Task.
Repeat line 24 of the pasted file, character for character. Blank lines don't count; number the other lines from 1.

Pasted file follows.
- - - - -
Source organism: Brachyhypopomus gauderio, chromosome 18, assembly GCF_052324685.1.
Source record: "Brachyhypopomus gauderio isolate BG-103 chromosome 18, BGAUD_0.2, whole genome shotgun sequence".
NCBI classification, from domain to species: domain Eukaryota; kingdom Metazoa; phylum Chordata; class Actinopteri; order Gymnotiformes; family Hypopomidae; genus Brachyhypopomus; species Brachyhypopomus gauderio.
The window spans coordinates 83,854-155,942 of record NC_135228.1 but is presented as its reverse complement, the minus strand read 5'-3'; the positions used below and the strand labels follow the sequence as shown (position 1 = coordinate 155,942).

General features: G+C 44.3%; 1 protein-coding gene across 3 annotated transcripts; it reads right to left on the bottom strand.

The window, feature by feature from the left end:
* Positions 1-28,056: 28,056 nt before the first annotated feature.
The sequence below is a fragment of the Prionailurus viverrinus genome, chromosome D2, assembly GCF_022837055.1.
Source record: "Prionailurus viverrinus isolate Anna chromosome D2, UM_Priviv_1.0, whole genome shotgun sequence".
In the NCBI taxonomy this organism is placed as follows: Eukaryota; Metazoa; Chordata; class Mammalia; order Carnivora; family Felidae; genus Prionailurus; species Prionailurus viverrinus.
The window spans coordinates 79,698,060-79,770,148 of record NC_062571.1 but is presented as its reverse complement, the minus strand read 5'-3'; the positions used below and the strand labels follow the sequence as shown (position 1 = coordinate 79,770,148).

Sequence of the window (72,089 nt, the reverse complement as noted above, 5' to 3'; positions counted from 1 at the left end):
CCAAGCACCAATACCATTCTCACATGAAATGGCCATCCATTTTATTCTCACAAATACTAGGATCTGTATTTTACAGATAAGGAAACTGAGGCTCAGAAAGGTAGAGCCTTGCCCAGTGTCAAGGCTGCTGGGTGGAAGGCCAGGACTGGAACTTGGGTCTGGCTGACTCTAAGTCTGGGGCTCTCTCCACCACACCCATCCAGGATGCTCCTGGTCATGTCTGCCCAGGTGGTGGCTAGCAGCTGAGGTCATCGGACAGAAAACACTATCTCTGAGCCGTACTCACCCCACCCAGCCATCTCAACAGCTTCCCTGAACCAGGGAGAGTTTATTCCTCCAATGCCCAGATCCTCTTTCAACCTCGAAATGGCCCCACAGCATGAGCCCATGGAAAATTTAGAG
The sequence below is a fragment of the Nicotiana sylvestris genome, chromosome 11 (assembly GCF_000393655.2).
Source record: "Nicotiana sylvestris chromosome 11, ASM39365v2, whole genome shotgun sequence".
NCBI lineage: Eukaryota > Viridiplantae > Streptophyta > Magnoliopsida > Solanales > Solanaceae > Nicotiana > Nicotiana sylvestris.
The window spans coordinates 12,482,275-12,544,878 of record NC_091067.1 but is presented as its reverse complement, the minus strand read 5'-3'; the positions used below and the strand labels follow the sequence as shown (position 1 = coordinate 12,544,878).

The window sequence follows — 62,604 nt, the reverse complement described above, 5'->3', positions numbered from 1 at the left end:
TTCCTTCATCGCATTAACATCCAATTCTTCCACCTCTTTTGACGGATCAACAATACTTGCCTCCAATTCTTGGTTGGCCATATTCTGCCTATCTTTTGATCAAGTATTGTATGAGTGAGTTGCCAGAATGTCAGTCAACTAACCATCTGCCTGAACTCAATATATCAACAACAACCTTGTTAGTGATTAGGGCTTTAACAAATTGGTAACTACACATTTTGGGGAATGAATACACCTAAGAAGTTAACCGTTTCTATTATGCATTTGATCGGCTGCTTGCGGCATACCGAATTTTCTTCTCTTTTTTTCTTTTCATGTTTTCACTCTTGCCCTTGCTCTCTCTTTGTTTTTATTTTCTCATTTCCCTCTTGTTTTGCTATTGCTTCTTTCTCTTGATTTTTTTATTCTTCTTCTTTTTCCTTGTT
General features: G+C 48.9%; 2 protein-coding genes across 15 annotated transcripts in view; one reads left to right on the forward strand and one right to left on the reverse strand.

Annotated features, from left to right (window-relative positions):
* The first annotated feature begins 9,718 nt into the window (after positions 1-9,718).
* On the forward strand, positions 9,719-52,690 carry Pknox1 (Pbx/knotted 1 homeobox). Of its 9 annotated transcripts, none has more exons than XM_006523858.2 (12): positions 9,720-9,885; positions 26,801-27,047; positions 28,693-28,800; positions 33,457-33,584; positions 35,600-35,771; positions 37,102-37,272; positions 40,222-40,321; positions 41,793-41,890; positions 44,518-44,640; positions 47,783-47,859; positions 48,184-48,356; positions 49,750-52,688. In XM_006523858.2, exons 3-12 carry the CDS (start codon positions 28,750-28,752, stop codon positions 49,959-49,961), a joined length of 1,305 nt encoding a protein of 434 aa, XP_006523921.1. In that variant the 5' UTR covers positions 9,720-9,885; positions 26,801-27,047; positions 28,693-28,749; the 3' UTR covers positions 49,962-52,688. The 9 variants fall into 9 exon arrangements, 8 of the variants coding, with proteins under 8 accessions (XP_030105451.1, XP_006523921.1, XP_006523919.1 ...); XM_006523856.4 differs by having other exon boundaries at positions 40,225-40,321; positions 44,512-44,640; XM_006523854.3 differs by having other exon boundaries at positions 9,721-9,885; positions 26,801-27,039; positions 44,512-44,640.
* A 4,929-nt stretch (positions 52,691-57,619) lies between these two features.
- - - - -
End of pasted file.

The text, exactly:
* A 4,929-nt stretch (positions 52,691-57,619) lies between these two features.